A motive is “a reason for doing something.” Notice it says a reason, not the reason. We, humans, are complicated rascals. We almost always act with multiple motives. Even when we just want to pass along information, our words can give away our feelings. In addition to our words, our body language, voice intonation, and facial expressions can communicate motives.

Think about it. There’s the ever-present motive of impressing people and the motive of not embarrassing ourselves and the motive of not hurting the other person’s feelings. Add all that together, and it’s easy to see that every relational interaction comes loaded with motives. And if we’re not careful, we’ll get so caught up in reading between the lines that we let our imaginations start prescribing motives to other people.

I’m working on shutting down the part of my imagination that prescribes people’s motives and simply taking their words at face value. Receiving words as they’re spoken, paying attention to the person’s feelings, and leaving out all the guesses about their motives. Believing the best about people is simplifying. If someone is really trying to hurt me or intentionally be mean, I’ll know it. And if they’re really empathetic, I’ll know that too.

Regi Campbell, author of this blog, has written for Discipleship·org a eBook called Fill Your Seats, which is available for free digital download in your favorite format here.

One of my favorite things about God is how He loves and accepts me even though I have multiple motives. When the subscriber list to these posts topped 8,000, there was a moment of gratitude immediately accompanied by a little bit of pride. Even though I want to believe that my overarching motive is helping people walk more closely with God, He knows I’m an achiever and like to see the numbers go up. So, when He weighs my motives, He’s not keeping score to reward or punish me. He’s doing what a Perfect Father does . . . patiently watching and waiting. Should my pride get a little out of control, maybe a few people will hit unsubscribe. Should I go the other way and get a bit self-righteous, comments might appear asking if I’m getting a bit preachy or writing about overly “spiritual,” but utterly useless stuff.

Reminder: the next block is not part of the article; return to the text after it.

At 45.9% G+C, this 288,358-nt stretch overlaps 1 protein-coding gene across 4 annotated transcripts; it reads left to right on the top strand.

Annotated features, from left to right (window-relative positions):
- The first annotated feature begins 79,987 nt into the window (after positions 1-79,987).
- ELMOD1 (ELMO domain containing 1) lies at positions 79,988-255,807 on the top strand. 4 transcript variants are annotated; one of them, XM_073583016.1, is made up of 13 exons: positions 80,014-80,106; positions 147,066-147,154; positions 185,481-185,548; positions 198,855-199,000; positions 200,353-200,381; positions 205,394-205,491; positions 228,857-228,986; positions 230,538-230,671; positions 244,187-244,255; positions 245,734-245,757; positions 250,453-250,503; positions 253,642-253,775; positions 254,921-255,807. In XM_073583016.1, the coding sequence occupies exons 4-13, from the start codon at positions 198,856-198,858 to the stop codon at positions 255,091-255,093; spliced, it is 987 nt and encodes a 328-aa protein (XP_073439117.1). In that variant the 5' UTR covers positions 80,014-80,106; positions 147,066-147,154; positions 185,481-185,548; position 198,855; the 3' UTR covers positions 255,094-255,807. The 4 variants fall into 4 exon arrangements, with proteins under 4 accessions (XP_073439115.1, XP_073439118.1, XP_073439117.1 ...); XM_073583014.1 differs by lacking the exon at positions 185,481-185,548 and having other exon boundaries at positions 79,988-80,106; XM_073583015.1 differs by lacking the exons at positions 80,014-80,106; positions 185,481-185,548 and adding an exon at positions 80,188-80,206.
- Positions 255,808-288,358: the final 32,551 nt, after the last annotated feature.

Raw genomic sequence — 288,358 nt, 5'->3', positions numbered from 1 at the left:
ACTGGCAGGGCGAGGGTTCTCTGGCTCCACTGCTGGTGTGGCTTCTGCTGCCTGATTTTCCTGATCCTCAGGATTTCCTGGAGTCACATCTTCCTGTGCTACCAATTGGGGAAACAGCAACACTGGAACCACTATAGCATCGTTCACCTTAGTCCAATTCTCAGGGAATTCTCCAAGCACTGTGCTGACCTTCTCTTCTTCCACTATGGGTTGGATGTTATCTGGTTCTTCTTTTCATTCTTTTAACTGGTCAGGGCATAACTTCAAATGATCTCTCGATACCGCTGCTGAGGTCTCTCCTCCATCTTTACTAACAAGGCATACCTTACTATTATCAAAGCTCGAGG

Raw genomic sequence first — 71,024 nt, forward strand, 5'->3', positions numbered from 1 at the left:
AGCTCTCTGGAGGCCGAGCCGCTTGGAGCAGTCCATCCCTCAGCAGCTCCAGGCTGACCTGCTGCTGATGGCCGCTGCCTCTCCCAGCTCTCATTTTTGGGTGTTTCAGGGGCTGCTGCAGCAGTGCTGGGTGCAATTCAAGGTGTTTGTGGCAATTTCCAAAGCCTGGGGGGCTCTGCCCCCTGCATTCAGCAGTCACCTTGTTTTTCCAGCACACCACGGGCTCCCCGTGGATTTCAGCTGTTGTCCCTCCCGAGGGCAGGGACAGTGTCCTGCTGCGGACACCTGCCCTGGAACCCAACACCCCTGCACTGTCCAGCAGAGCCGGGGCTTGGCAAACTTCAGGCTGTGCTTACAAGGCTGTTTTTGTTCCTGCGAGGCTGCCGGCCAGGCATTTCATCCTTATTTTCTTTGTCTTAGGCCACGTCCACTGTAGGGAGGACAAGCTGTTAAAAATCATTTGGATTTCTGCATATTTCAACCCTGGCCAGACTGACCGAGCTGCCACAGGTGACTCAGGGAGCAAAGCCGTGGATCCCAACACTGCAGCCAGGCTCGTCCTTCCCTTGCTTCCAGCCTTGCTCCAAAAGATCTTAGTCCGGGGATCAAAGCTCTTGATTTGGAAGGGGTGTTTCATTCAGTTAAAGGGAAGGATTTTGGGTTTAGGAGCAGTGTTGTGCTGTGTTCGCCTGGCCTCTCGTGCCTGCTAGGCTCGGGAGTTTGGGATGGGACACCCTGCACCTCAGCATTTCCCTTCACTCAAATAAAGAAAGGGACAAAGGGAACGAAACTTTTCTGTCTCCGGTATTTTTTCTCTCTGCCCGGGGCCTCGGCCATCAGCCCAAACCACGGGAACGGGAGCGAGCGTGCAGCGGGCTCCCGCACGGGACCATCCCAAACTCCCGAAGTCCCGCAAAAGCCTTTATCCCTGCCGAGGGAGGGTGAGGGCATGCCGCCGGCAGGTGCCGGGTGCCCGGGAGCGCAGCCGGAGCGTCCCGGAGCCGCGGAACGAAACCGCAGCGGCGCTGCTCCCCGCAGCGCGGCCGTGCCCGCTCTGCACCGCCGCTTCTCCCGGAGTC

Pay attention to your heart and keep a close check your motives. And leave the motives of others to be weighed by the Lord.

Scripture: All a person’s ways seem pure to them, but motives are weighed by the Lord. (Proverbs 16:2)

Written by Regi Campbell

Regi is the Founder and Chairman of Radical Mentoring, a nonprofit focused on equipping and encouraging churches to build disciples and disciple makers through intentional men’s small group mentoring. Regi believes the future of the local church is intimately connected to the development of strong Jesus-following lay leaders who will lead their wives, children, businesses, neighborhoods, and churches with God at the center.

This article was originally posted here. Used by permission.